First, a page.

All this is in extremely steep and rugged terrain.  A lot of the trappings is done with helicopter support. Groups being dropped off at the top, just like farmers now do mustering.

Incoming kea at Aspiring Hut. Right now there are several juveniles frequenting the facilities daily. Just like they did when I worked there for a few years.They’re doing a manic job of ripping apart anything rubbery on parked up mt. bikes. I so hope they are wise enough to not eat it!


Also up to 14 have been hanging about French Ridge – probably the same birds. And other good news has been 27 spotted on Cascade Saddle by a ski touring friend. On the weekend before Labour weekend last year.
Not in our area, but also an unprecedented 13 of, are now frequenting the Red Tarns track at Mt Cook village

———-

Back in 2014 – 17 there were only two kaka in the valley. And then I found one dead near a trappinator [‘possum trap]. After much forensic work we decided both it and a stoat had taken an interest in a dead possum and the stoat pounced on the kaka.

Now it’s a similar story to the robins: there are several down valley and up the East Branch

On closing Wanaka/Matukituki news: other species are back in abundance, which means the dawn chorus is back – no more sleeping in at Aspiring Hut!

Also the potential hut rebuild decision-making with the Alpine Club and DOC is still fraught with tough calls. Geo technical in nature. Nothing will be a happening this season.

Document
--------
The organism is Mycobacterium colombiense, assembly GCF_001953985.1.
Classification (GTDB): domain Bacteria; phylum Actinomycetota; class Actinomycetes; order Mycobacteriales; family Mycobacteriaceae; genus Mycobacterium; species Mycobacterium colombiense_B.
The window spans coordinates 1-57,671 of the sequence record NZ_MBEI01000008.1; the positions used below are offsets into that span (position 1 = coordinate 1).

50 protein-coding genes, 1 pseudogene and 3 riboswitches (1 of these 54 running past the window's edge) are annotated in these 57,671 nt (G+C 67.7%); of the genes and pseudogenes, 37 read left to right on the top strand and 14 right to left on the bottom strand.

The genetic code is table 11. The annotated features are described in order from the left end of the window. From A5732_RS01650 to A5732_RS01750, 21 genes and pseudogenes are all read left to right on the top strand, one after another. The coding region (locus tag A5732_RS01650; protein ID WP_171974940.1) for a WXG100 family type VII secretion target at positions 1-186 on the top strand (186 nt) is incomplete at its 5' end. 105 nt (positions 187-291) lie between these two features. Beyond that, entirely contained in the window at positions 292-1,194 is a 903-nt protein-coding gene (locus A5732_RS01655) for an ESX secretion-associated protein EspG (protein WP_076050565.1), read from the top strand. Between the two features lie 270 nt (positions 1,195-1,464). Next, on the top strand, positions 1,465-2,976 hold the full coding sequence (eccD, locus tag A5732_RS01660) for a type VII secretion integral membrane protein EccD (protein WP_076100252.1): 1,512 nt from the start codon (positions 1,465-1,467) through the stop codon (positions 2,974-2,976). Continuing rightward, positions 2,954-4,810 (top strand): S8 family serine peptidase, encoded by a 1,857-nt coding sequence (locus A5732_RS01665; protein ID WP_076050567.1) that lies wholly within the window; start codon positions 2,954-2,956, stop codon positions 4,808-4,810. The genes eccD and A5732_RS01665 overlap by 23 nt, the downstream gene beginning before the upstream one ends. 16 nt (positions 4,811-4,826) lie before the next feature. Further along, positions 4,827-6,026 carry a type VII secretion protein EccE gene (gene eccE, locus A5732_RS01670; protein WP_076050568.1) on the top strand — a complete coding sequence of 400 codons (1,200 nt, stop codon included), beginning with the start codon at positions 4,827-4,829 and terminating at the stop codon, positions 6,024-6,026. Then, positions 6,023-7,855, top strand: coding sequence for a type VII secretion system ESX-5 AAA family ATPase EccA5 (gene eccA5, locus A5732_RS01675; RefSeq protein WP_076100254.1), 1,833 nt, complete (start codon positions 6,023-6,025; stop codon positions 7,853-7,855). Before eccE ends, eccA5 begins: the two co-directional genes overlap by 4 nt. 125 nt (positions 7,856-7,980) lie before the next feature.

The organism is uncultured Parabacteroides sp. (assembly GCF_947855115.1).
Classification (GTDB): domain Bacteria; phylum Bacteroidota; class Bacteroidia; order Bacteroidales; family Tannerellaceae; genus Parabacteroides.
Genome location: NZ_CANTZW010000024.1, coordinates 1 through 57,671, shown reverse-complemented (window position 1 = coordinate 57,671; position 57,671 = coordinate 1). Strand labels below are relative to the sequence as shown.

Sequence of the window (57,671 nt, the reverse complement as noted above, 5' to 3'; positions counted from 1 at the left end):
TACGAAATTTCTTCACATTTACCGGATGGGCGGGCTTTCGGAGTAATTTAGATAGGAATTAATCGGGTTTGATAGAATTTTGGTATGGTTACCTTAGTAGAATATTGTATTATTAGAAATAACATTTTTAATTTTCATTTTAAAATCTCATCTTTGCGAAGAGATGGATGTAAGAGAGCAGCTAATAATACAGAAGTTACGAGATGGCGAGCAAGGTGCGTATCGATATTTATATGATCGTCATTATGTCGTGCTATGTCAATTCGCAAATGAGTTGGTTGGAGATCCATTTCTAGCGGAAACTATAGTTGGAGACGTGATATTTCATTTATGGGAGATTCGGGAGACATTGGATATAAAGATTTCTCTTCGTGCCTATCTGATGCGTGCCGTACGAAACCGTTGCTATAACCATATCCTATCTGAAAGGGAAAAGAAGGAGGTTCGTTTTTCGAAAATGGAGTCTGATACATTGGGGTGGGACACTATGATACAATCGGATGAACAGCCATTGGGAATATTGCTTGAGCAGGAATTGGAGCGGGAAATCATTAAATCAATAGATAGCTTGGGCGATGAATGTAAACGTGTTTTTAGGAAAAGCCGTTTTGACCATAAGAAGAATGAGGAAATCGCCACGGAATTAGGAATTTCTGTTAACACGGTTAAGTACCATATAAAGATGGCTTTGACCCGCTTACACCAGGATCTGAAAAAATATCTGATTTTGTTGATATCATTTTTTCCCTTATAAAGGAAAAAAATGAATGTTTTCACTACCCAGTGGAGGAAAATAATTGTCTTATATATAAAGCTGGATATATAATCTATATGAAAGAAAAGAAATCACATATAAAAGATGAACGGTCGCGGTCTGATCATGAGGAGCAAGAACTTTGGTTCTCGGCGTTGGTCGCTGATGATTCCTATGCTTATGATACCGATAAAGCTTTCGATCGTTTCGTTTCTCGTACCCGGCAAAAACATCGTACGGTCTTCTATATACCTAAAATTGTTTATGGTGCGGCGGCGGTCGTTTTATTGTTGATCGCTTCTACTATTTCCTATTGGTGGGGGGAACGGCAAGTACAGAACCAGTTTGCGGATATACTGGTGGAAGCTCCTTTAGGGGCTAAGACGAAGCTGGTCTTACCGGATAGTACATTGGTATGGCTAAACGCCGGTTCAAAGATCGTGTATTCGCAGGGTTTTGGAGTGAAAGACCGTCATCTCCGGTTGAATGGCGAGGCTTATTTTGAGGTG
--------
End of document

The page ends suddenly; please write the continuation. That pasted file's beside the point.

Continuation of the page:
I’ve not mentioned the vast Makarora catchment. Good things are happening there also >>

And Forest and Bird, the old timers in the area, are still doing the work of unsung heroes. Trapping, trapping and trapping. Also trialing electronic means for traps to send info via satellite as to their status.

Ngā mihi
Donald

PS If you haven’t seen it already and have 4 minutes to kill then check out this attached link to the video taken by Crux on the Matukituki Charitable Trust a couple of weeks ago.

And on Radio NZ over the weekend – some very useful good thoughts during 27 mins. of:
Lonely Planet founder Tony Wheeler.

Freddy the fearless NZ falcon, and an update on the status of native birds in the West Matukituki Valley

There are cautionary things to be learnt from being under a bird – things that can come back to haunt us from childhood:

I was about four years old when hand-in-hand with my mother, like my hand in hers while my other held a flavoured and much savoured ice cream. All was good I recall, until suddenly with a plop, a passing sea gull dropped a deposit on it. I was gutted, but perhaps it was good start to training for life!

Fast forward a few too many decades to when I was recently working 6-7 months a year up the West Matukituki Valley in Mt Aspiring National Park looking after huts, and also monitoring birds and doing some trapping; all in an ice cream free zone.